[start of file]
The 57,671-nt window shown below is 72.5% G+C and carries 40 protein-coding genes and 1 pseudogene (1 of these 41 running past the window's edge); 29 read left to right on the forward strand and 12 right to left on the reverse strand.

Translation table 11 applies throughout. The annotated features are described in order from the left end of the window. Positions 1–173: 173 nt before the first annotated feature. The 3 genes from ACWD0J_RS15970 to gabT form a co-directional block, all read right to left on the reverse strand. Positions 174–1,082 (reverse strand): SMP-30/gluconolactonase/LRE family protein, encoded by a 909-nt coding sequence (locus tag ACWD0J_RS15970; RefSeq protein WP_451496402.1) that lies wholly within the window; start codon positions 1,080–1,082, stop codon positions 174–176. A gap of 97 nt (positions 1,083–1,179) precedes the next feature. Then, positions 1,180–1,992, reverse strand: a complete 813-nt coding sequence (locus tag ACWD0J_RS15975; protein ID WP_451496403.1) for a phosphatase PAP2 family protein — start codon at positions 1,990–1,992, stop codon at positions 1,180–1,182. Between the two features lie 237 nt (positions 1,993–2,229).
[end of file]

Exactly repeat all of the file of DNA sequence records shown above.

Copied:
The 57,671-nt window shown below is 72.5% G+C and carries 40 protein-coding genes and 1 pseudogene (1 of these 41 running past the window's edge); 29 read left to right on the forward strand and 12 right to left on the reverse strand.

Translation table 11 applies throughout. The annotated features are described in order from the left end of the window. Positions 1–173: 173 nt before the first annotated feature. The 3 genes from ACWD0J_RS15970 to gabT form a co-directional block, all read right to left on the reverse strand. Positions 174–1,082 (reverse strand): SMP-30/gluconolactonase/LRE family protein, encoded by a 909-nt coding sequence (locus tag ACWD0J_RS15970; RefSeq protein WP_451496402.1) that lies wholly within the window; start codon positions 1,080–1,082, stop codon positions 174–176. A gap of 97 nt (positions 1,083–1,179) precedes the next feature. Then, positions 1,180–1,992, reverse strand: a complete 813-nt coding sequence (locus tag ACWD0J_RS15975; protein ID WP_451496403.1) for a phosphatase PAP2 family protein — start codon at positions 1,990–1,992, stop codon at positions 1,180–1,182. Between the two features lie 237 nt (positions 1,993–2,229).